How to process large sections of text in API call?

I’m trying to perform sentiment analysis on 11k+ short-form user reviews for an event using the API (currently using GPT-4).
This is part of an automated analysis of multiple events so not every event will have as many asa 11k reviews but a lot will.
What’s the best way to do this in the API to avoid token limits and rate limiting? Tokens for 11k reviews are usually in the hundred-thousands, so well exceeding current limits

I can’t really split it into chunks because all reviews need to be analysed together to get a full picture of them, but open to suggestions.

One thing to note is that an LLM can’t actually ‘look’ at the whole large context window at once. So it’s possible that you may not actually be doing what you think you’re doing.

If you’re really doing raw sentiment analysis (and assuming you can evaluate individual reviews after all, and compile the results later), you can do it cheaply with embeddings after generating some training data: Regression using the embeddings | OpenAI Cookbook, Classification using embeddings | OpenAI Cookbook

However, I’ll admit this is kinda contrived - if you just need plain old sentiment analysis, good old NTLK might be good enough.

Welcome to the dev forum @liam.wright

You can use gpt-3.5-turbo-instruct model on completions endpoint with batching to send multiple reviews to be batched in a single API call.

The code for batching will look something like:

from openai import OpenAI
client = OpenAI()

user_review_sentiment_prompt = []

# Your code for extracting individual user review and pushing them into the array by inserting them into a prompt template like f"User Review: {indicidual_user_review} job.\nSentiment:"

response = client.completions.create(
  model="gpt-3.5-turbo-instruct",
  prompt= user_review_sentiment_prompt,
  temperature=0,
  max_tokens=1,
  top_p=1,
  frequency_penalty=0,
  presence_penalty=0
)

The resulting response object will be an array of completions for every corresponding element of the user_review_sentiment_prompt list

Thanks for replying, can you please elaborate a bit on these points:

you may not actually be doing what you think you’re doing

embeddings after generating some training data

I’m not at all familiar with embeddings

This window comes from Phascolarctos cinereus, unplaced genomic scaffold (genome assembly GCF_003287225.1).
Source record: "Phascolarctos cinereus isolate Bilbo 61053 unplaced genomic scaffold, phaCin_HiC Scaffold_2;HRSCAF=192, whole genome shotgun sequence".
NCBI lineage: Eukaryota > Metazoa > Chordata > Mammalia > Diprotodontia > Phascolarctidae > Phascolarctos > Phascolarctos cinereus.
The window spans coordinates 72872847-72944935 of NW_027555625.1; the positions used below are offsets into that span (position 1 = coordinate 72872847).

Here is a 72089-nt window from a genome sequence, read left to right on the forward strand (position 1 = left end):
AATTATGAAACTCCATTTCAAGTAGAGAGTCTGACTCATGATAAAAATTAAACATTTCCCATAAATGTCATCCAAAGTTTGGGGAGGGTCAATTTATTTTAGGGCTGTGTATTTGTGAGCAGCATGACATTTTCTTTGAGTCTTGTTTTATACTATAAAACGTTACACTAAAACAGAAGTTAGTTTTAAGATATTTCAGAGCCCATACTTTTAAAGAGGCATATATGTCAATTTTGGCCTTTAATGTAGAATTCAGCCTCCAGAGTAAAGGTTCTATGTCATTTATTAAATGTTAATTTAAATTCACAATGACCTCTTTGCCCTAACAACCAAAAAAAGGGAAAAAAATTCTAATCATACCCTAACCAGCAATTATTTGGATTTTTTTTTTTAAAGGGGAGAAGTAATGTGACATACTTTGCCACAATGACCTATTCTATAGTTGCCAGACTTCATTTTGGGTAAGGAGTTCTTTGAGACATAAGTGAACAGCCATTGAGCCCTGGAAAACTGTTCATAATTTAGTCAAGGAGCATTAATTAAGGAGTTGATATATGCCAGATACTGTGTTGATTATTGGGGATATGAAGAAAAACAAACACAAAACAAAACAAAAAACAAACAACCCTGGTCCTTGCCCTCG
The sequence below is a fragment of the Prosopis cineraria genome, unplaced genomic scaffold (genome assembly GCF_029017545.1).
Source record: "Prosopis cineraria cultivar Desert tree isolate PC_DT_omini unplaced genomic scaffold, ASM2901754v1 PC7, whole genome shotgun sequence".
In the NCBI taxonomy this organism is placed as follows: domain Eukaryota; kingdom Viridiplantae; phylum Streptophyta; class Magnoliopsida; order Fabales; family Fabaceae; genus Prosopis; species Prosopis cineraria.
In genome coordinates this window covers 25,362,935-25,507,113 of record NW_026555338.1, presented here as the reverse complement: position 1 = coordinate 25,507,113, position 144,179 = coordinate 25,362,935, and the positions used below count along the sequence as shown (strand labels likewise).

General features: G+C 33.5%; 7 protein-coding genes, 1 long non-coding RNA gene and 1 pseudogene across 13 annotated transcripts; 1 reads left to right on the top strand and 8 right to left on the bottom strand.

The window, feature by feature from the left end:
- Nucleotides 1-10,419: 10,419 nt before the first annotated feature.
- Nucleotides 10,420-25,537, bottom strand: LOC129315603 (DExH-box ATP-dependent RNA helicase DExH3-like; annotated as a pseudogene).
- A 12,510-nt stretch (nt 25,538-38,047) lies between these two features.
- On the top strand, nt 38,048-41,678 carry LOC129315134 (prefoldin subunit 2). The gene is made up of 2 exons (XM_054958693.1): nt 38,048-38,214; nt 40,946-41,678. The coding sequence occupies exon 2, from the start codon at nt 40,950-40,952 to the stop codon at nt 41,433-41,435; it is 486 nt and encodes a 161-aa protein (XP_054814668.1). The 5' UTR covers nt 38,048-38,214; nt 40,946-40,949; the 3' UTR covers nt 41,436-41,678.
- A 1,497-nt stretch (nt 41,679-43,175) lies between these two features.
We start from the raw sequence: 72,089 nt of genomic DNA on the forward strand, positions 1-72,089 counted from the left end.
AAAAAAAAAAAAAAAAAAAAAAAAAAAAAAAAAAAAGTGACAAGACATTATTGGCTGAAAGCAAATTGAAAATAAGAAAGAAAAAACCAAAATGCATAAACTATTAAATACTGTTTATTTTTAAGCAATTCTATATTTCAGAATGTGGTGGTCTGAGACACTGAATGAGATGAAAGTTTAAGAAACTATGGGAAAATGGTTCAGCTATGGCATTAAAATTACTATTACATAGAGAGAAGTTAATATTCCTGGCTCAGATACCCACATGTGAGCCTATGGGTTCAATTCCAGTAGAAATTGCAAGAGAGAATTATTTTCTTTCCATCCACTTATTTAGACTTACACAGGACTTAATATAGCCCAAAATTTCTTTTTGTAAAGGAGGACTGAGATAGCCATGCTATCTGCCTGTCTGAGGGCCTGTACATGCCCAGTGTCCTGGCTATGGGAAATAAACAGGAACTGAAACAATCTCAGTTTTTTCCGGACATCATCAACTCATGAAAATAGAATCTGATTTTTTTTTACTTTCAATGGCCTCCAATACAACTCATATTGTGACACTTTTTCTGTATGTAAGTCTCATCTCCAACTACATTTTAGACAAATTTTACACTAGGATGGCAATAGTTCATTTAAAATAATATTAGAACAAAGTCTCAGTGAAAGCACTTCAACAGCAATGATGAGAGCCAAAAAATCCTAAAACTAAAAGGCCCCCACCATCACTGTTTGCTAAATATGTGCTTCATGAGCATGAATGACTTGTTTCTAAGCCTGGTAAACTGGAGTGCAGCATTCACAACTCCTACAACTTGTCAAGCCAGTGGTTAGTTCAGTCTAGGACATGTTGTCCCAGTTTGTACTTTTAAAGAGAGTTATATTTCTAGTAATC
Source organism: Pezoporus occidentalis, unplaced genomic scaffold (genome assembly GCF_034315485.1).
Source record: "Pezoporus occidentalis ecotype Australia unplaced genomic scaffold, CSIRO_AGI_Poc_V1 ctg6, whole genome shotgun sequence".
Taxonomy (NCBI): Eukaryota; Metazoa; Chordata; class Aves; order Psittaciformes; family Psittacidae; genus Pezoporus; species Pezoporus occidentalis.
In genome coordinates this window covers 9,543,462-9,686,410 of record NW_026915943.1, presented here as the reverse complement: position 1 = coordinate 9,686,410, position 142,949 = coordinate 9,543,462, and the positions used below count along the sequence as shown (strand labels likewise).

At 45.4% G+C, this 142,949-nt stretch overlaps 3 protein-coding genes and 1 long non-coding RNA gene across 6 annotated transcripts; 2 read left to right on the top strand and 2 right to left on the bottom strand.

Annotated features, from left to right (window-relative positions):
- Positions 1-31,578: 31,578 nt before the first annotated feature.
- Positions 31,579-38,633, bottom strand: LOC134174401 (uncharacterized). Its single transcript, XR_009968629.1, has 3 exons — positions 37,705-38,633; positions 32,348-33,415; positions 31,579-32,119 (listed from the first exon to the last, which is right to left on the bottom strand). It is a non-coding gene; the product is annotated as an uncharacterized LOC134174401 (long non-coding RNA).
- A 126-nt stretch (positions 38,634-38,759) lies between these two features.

My ideal output is a set of 3 positive, key themes from all 11k reviews and likewise 3 negative.

If i perform this method, i’m only going to get analysis review by review, right?

Or are you suggesting performing an analysis of the response as well for the overall summary?

I’m assuming that you mean that you think that you must load all your reviews into one prompt. Is that correct?

The models only have limited attention - they can’t pay attention to all reviews at the same time, so whatever response you get likely won’t actually be reflective of all of the reviews you loaded into the context.


embeddings are an easy way to excode some semantic meaning numerically. you can then do some linear algebra on that to extract some meaning, but to get the transformation matrix, you need some training data.

all that said and done however, for a simple use-case, NTLK sentiment analysis will likely be easier, any may even give you better results in a lot of cases.

Yes this will be a review by review analysis.

You could alter the prompt to give you a json object with “score” (from 0 -10 0 being worst and 10 being best) and “theme” fields. Then all you have to do is to filter out the review(s) with the highest and lowest scores, and whatever you want to do with the “theme”.

This approach ensures that the models attention is equally distributed to every single review.

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You send the text and get an AI-based array of values. I send 5 texts and abbreviate the results:

== Sample from 5 d=1536 vectors returned ==
0 [‘+0.07483459’, ‘-0.05935031’, ‘-0.00856189’, ‘-0.00781500’]
1 [‘+0.00903089’, ‘+0.01907911’, ‘-0.00238489’, ‘-0.00072495’]
2 [‘+0.08030009’, ‘-0.03861678’, ‘+0.00864688’, ‘+0.02503138’]
3 [‘+0.03054902’, ‘-0.06330244’, ‘-0.06083483’, ‘-0.00176743’]
4 [‘+0.02987156’, ‘-0.00951164’, ‘-0.01131394’, ‘-0.06322699’]
Abs(maximum) of all: 0.117826216

Then use math to find the distance between them. Here I show the distance between embedding 0 and other text that are reviews easy to assign stars to.

== Cosine similarity comparisons ==
0:" My GPT still won’t retrieve a PDF file. Downvote." -
match score: 1.0000
1:" Loved it! I would highly recommend!" -
match score: 0.0730
2:" Was pretty good. It met the specs and not much els" -
match score: 0.1639
3:" I was dissatisfied with the product. It wasn’t wel" -
match score: 0.2612
4:" Absolutely the worst garbage ever created. I’m sui" -
match score: 0.1892

If you build a small vector database of example reviews that have your score assignments placed alongside, you can weigh the input against all the embeddings, or also attempt to sort it into the place of others for rank.

Then adjust the dynamic range, as the most glowing review ever will have some results below it but none higher to offset that mass.

1 Like

great explanation

I’ll add to this that you can also use this particular method to try and find the most salient/interesting reviews by checking which ones are most unlike all other reviews (lowest match score to everything else).